Nico Faure, 3rd finisher of the BikingMan Corsica 2021 and sad DNF on the France stage, shares with us his experience during this last stage, dear to his heart as it’s been the one he had devoted his preparation, the one he wanted to shine at.
Discover his words, his story, in the heart of the adventure of BikingMan France:
Hard to describe in a short way my feelings about this first edition of the BikingMan France. I knew, before arriving here in the south of France, that chaining 2 ultra races in 10 days would be a physical challenge in itself. What I ignored was it would actually be a mental challenge. The true essence of ultra in my opinion is the acceptation of suffering, to what point are you capable of pushing your limits.
The Corsica stage, completed with a podium only 10 days ago, was done in full control and a relative ease. It can be surprising to read this but my mind was focused on France. All my efforts were carefully measured: fast enough to keep the competitors at a distance, not too fast to save the mechanics. Once the race was over, my attention was immediately dedicated to recovery, there was no time to lose. Quick visit to my osteopath to ease an inflammation in my right knee, massage, stretching, reinforcement. The food aspect was important to speed up the muscular recovery and finally, rest, a lot of rest. That’s with this last point that I failed. C’est sur ce point que j’ai pêché. Travel forms the youth, it also tires. The full night traveling only 2 days before the race probably left marks. Thus, my status before the start of this BikingMan France: legs are doing good, my knee is a question mark and a lack of sleep may prove penalizing over the 2nd part of the race.
The start of the race only proves my doubts and fears, my knee is not at its best, I have to grit my teeth. As for every race start, the pace is high. I chose, without a choice really, to let them go. I quickly find myself between 2 groups. The first climb is laborious et I already question myself about withdrawing. My knee hurts and I can’t find my pace. Powerless, I let people overtake me. It’s something mentally hard to accept on the moment as it’s not something I’m used to. After just an hour in the race, emotions already overwhelm me, It already feels like I will not be able to be an actor in this race in which I had places my priorities for this season. The organization’s car comes up to me to collect my first feelings and the conclusion is clear: usually very confident of myself and my strength, I then appear resigned. “Be patient, it will come back” are Axel’s words. I keep letting go, chatting with colleagues over the encounters on the road, and then find myself isolated. I can’t describe precisely what is going on in my head, but as I approach a small climb, things take a new turn: I don’t recognize myself in this posture of victim. It’s time to bite the bullet and make the legs talk. I then return to my zone, again sure of my strength, I resume my race and shut these destabilizing internal voices up. The Gorges du Verdon are approaching, my power figures are starting to look like something and I’m starting to catch up on my competitors one by one. Then follows a chase of more than 14 hours, fueled by the frequent pointings: 15th, 10th, 15 kilometers behind the leader, 5th, 3rd. The heat or the difficulty of the course has no effect, I am now in control. CP1 is approaching, I am now in second position, something inconceivable after 10 km of racing. It’s 11:30 pm., already 16h on the saddle for a 25-minute break. My starting strategy was for me to stop and rest before setting off again to assault Ventoux at 2am. I take this opportunity to eat, shower, massage my knee, stretch and have a 30-minute nap. It is time to set off again, I am then in 4th position.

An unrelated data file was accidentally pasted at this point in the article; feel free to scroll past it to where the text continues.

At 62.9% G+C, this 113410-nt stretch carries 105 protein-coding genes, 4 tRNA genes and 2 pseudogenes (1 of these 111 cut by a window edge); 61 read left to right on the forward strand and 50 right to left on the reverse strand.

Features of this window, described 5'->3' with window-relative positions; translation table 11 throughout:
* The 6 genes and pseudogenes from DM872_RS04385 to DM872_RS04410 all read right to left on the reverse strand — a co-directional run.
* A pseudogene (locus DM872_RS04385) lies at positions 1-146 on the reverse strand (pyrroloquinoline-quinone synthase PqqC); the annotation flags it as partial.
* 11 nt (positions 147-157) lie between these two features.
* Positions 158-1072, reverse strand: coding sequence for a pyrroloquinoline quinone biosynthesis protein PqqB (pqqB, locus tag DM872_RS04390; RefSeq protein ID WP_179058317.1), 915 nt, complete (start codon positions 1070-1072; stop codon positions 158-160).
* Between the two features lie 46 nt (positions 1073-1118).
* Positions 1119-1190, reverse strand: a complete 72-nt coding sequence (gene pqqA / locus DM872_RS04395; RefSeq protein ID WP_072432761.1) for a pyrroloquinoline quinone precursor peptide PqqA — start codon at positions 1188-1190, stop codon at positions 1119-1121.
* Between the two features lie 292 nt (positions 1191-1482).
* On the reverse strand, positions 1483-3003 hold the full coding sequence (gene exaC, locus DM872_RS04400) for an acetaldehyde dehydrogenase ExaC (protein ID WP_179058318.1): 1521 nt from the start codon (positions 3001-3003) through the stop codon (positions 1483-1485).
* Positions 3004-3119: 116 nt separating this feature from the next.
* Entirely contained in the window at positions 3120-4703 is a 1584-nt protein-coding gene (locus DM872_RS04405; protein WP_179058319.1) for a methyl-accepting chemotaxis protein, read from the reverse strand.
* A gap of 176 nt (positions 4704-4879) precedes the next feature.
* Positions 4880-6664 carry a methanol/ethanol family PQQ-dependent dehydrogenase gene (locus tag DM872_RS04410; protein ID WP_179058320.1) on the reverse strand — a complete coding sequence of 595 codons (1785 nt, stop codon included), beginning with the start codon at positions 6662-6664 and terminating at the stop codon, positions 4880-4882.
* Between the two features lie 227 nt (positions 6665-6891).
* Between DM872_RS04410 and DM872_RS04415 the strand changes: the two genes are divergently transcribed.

Second turning point in the race.